Let The Rhythm Hit ’Em

Somewhere off the New Jersey Turnpike, in the absurdly game show-like lobby of a deco-era Holiday Inn, we’re waiting for Lee “Scratch” Perry.


Somewhere off the New Jersey Turnpike, in the absurdly game show-like lobby of a deco-era Holiday Inn, we’re waiting for Lee “Scratch” Perry. He’s known to his fans as the Upsetter—the nickname he gave himself back in 1968, shortly before he emerged as one of the most prolific, influential, and irretrievably eccentric record producers ever to come out of Jamaica—and he’s in town to track vocals for his next album at Bill Laswell’s nearby Orange Studios. The project is shaping up to be a heavyweight classic, with guest shots from TV On The Radio’s Tunde Adebimpe, drummer Sly Dunbar, former P-Funk synth magus Bernie Worrell, and many more to come.

Collaborations of this caliber can take years—if they happen at all—but Bill Laswell has patiently bided his time to make this album with Perry. “We really should have connected a long time ago,” he muses. “A lot of it’s just about a contact. [Matisyahu bassist] Josh Werner was playing in Scratch’s band, and I had worked with Josh. He suggested trying to create something with Scratch, and I was certain no record company in their right mind would touch it, which is why we’re doing it ourselves. It’s a real production, and really conscious of bringing out Lee Perry. It’s his presence that’ll keep this thing moving. Is the whole idea crazy? That’s part of what makes it worth doing.”

As if on cue, Perry finally emerges, decked out in full regalia—his signature mirror-covered baseball cap, a black blazer and T-shirt, flame-painted skater shorts, black souvenir socks embroidered with subway maps, and black patent leather loafers. His beard is a dyed shock of vivid blue, and his eyes literally twinkle with anticipation.

Perry extends a strong, sinewy and heavily bejeweled hand in greeting. “So you’re the producer?” he asks with a sly smile.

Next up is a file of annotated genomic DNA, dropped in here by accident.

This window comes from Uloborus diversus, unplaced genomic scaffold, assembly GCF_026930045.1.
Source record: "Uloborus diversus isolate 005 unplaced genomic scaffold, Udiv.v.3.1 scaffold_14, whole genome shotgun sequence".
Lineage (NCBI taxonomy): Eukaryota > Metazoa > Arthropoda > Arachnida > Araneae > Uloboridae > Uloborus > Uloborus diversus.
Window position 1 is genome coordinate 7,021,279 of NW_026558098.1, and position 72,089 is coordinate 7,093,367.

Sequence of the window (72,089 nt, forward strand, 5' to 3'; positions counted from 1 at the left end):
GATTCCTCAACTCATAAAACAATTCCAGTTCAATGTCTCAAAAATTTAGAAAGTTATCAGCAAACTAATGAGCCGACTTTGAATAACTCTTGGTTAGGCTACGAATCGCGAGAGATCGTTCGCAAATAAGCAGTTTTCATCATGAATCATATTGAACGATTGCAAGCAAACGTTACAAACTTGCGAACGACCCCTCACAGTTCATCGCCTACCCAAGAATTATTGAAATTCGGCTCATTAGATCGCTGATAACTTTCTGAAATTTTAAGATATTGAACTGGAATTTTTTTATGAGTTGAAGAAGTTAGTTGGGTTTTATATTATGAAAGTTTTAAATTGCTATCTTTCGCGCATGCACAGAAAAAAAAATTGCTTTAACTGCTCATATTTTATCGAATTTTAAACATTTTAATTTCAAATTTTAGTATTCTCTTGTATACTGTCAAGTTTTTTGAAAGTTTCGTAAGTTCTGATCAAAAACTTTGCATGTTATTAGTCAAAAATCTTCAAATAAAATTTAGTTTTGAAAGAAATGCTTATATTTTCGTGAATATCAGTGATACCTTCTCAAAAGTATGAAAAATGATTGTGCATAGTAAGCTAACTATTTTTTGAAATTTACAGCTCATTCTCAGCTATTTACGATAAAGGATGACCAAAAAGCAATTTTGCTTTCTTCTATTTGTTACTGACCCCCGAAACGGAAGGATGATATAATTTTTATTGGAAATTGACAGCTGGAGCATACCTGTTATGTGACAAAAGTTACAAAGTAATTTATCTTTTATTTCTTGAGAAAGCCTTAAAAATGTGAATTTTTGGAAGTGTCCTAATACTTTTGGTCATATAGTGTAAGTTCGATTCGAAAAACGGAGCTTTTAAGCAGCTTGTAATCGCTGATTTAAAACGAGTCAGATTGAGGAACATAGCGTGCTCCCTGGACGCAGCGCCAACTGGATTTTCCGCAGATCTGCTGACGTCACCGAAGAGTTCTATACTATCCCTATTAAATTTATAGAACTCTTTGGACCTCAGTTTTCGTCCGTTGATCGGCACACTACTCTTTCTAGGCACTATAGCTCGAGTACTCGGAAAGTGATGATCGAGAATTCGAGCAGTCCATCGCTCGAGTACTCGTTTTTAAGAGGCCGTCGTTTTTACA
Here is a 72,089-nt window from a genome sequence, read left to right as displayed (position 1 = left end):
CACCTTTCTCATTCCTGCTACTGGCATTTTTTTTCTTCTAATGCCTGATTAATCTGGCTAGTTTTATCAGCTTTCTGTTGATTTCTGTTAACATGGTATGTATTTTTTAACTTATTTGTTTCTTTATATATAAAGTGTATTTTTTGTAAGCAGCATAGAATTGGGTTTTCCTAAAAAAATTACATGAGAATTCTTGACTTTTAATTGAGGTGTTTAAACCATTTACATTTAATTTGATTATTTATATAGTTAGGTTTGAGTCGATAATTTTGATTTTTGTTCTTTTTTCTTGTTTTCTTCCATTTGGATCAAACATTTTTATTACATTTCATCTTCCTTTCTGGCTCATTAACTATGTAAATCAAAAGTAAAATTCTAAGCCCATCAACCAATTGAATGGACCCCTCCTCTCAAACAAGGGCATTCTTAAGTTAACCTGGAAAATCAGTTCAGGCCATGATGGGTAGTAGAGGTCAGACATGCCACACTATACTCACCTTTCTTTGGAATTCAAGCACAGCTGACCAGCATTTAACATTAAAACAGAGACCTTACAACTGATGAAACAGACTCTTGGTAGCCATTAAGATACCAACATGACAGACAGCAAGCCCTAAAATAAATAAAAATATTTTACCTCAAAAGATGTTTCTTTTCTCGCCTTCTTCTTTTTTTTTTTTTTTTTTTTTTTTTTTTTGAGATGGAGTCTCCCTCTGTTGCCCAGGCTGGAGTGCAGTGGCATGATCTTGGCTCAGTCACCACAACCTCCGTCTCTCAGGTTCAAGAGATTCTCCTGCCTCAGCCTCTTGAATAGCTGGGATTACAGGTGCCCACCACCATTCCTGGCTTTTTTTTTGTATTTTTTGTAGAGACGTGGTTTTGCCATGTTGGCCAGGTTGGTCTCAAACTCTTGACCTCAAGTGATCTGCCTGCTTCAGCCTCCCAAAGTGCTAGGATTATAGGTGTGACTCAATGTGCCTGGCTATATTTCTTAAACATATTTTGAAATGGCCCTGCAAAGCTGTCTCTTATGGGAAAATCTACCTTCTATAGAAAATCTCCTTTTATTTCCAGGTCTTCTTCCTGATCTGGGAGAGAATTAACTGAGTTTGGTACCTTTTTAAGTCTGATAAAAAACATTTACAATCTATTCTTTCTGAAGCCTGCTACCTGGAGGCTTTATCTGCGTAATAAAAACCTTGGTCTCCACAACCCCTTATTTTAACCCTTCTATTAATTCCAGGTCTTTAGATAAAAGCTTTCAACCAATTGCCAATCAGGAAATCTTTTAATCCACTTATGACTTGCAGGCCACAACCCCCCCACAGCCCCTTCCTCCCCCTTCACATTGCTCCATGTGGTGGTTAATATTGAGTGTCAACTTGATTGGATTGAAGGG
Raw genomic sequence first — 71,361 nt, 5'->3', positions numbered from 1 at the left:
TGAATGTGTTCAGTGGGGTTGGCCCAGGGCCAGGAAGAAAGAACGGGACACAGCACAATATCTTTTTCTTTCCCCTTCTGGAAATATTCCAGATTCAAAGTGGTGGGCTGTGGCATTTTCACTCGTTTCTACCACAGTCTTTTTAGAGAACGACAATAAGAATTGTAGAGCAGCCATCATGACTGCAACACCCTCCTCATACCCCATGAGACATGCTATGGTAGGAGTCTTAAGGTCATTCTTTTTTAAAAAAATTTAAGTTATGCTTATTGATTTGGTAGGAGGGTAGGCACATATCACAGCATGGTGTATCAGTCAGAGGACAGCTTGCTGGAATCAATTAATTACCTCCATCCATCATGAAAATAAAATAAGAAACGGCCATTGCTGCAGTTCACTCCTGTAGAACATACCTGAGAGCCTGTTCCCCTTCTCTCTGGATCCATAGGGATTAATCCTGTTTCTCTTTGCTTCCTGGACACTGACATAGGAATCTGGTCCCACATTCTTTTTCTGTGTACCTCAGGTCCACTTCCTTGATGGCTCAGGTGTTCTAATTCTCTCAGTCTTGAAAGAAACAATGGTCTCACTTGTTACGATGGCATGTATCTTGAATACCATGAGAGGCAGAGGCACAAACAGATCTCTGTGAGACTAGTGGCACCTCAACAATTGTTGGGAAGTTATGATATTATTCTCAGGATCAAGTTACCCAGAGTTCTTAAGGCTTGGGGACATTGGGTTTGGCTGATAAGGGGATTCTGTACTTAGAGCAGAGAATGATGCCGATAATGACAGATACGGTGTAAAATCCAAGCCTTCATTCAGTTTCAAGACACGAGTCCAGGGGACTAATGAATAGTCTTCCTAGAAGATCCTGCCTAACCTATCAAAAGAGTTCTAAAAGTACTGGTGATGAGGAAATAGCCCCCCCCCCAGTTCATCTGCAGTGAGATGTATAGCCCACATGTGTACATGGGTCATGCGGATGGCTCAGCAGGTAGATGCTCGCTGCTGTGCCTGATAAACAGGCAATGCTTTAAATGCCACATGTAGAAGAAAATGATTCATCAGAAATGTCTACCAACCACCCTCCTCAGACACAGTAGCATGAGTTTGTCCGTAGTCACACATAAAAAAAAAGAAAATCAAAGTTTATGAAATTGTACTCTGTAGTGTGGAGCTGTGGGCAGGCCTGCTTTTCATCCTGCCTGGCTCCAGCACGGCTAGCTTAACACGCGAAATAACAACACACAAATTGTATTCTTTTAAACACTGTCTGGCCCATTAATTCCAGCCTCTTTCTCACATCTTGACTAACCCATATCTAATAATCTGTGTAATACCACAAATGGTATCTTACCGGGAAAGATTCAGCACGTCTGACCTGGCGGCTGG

“Yeah, that’s what they say,” Laswell quips.

“So then, you have visions?”

Vengeance? Oh, yeah. I have plenty of that.”

Perry chuckles and tries to recover the thread, but it’s no matter; the ice has been broken. For the rest of the day, the two will trade ideas, suggestions and stories, and over some sprawling, bottom-heavy dub grooves, Scratch will lay down the kaleidoscopic, stream-of-consciousness raps that have been his bread and butter ever since he first picked up a microphone.

It’s just the latest in a flurry of activity for Bill Laswell. Earlier this year, he founded a new label, M.O.D. Technologies, designed as an outlet for a series of recordings around his new group, Method Of Defiance. M.O.D. will also be home for the Lee Perry album and at least a half-dozen more projects planned for next year.

The band itself is an unusual departure, even by Laswell’s normally wide-ranging standards. As a rebel purveyor of everything from free-jazz noise (Last Exit, Painkiller, Massacre) to ethnic fusion (Tabla Beat Science) to avant-rock (Praxis), he rarely takes part in a purely song-driven ensemble, but Method Of Defiance is just that. Fronted by singer/emcees Dr. Israel and Hawkman, and featuring Bernie Worrell, turntablist DJ Krush, trumpeter Toshinori Kondo, and drummer Guy Licata, the band has just released Jahbulon—a groove-based call-toarms of roots reggae, dancehall, and dub that’s immediately accessible to just about any audience.

Of course, the twist is that Jahbulon is the first of a three-part release that includes the all-instrumental Incunabula, created by the same core of musicians (with special guest Herbie Hancock) in a completely different improvisational setting, and an asyet- untitled collection of dub remixes by Scientist, Mad Professor, Lee Perry, and more. “It all started as a live collective,” Laswell explains, citing the 2007 Synch Festival in Athens, Greece, as the first incarnation of the group, “but eventually we realized that we wanted to make records.

And it became pretty clear that what we didn’t want to do was make great work and then hand it over to some record company that’s gonna fold in five minutes, so out of necessity, we had to create our own imprint—a place to work where you don’t answer to anyone.”